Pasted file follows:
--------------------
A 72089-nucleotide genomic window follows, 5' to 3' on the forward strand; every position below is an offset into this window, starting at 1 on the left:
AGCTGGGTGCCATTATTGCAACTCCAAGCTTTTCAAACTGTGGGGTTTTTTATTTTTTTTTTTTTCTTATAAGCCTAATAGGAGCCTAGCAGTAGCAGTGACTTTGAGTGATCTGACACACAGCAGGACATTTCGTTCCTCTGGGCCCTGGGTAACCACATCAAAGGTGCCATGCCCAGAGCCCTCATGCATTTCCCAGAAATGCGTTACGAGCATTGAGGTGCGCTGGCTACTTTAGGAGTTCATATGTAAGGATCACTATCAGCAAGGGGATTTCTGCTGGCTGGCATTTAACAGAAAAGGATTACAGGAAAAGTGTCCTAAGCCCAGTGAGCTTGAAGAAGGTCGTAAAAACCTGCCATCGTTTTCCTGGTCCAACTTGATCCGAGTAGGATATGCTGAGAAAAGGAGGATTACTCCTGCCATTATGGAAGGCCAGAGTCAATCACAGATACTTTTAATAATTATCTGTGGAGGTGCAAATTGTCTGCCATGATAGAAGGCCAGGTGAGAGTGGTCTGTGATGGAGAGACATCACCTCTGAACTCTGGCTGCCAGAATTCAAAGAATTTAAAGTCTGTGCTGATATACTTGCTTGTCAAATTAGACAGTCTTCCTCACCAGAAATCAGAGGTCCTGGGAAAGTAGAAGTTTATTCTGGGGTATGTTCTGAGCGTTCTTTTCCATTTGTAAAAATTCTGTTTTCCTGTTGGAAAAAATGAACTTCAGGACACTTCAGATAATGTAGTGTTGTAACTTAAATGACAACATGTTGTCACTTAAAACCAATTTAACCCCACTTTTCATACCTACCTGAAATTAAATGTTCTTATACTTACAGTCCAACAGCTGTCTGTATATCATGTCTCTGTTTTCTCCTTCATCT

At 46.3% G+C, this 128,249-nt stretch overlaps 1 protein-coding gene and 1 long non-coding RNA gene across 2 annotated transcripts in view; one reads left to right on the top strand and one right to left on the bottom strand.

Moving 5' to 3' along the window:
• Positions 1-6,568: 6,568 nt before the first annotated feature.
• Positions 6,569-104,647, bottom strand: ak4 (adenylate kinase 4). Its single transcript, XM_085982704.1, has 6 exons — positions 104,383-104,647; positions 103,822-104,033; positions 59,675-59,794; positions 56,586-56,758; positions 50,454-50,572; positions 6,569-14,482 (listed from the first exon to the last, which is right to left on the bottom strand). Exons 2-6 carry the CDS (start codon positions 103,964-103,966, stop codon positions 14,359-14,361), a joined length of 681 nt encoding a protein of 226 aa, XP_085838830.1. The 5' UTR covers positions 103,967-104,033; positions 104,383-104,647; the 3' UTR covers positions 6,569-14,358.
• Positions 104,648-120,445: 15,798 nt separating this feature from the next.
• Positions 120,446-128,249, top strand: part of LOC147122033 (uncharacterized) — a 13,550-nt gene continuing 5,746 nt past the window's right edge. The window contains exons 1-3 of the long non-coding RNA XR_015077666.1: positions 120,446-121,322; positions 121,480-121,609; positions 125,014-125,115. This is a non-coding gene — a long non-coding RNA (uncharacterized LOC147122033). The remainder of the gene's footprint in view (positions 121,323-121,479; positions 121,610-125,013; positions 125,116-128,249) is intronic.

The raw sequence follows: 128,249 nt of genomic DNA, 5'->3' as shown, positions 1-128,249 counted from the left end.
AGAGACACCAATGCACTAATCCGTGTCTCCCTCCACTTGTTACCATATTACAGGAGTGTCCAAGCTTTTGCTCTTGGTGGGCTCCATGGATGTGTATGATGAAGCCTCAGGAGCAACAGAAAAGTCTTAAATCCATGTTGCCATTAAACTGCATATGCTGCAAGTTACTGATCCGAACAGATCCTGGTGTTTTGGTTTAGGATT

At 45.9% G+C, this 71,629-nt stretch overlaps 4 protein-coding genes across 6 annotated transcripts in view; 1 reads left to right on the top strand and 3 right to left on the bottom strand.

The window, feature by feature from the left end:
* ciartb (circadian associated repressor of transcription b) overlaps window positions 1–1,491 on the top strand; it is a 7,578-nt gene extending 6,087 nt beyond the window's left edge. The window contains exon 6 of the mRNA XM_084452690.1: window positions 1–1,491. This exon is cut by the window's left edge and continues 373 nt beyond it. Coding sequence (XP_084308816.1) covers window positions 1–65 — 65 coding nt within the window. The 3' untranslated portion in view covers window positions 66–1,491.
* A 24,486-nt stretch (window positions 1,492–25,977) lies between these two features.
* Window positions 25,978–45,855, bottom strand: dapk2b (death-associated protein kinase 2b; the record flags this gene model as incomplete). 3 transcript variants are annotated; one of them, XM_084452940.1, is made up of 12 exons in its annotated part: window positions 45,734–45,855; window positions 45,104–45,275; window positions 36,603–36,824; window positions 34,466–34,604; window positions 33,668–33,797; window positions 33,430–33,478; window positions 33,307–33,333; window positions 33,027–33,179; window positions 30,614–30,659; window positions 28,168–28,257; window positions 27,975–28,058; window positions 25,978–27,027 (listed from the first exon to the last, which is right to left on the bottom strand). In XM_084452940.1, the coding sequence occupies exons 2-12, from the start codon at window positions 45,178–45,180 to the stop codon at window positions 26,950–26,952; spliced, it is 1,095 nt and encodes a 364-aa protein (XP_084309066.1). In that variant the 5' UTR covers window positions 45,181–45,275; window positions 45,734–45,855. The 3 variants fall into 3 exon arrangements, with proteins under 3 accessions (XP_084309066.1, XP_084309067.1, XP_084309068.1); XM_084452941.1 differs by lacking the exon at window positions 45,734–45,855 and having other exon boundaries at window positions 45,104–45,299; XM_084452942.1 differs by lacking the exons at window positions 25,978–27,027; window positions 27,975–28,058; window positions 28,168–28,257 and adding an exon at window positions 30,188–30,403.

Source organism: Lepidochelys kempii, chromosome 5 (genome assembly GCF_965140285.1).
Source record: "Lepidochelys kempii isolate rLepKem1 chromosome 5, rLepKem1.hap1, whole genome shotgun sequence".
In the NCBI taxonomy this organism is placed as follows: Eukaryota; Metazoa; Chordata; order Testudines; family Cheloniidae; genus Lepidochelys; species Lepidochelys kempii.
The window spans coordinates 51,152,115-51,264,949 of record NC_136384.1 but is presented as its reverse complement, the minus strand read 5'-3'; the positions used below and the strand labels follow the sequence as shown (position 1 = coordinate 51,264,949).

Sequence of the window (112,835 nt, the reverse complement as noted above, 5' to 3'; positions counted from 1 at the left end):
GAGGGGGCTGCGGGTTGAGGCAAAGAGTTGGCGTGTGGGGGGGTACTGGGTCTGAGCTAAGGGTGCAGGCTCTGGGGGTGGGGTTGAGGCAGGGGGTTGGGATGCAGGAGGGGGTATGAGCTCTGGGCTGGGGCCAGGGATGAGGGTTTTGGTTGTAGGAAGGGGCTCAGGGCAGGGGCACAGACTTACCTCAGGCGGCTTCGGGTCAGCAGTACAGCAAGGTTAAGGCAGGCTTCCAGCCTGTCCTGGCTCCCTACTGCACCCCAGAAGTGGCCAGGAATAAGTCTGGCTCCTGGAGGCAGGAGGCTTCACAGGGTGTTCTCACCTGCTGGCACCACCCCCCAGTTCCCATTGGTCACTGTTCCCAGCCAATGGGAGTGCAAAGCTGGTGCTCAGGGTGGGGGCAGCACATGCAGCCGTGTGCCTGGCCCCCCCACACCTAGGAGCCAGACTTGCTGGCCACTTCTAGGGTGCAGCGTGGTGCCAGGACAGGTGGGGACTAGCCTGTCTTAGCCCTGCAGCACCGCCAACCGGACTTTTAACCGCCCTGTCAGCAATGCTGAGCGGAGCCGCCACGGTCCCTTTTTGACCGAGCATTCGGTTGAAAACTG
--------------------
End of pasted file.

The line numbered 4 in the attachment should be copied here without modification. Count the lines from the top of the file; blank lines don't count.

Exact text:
Moving 5' to 3' along the window: